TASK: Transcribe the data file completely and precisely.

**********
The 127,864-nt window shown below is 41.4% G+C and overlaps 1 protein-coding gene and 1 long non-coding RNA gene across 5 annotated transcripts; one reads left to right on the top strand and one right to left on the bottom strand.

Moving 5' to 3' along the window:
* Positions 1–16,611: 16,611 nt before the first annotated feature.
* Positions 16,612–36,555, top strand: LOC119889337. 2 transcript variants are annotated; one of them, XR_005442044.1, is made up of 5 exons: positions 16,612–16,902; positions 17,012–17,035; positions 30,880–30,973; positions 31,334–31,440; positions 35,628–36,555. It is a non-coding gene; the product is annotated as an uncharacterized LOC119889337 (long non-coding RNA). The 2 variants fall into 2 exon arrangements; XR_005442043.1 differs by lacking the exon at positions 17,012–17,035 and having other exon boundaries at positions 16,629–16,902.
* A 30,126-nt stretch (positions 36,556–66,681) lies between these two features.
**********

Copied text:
The 127,864-nt window shown below is 41.4% G+C and overlaps 1 protein-coding gene and 1 long non-coding RNA gene across 5 annotated transcripts; one reads left to right on the top strand and one right to left on the bottom strand.

Moving 5' to 3' along the window:
* Positions 1–16,611: 16,611 nt before the first annotated feature.
* Positions 16,612–36,555, top strand: LOC119889337. 2 transcript variants are annotated; one of them, XR_005442044.1, is made up of 5 exons: positions 16,612–16,902; positions 17,012–17,035; positions 30,880–30,973; positions 31,334–31,440; positions 35,628–36,555. It is a non-coding gene; the product is annotated as an uncharacterized LOC119889337 (long non-coding RNA). The 2 variants fall into 2 exon arrangements; XR_005442043.1 differs by lacking the exon at positions 17,012–17,035 and having other exon boundaries at positions 16,629–16,902.
* A 30,126-nt stretch (positions 36,556–66,681) lies between these two features.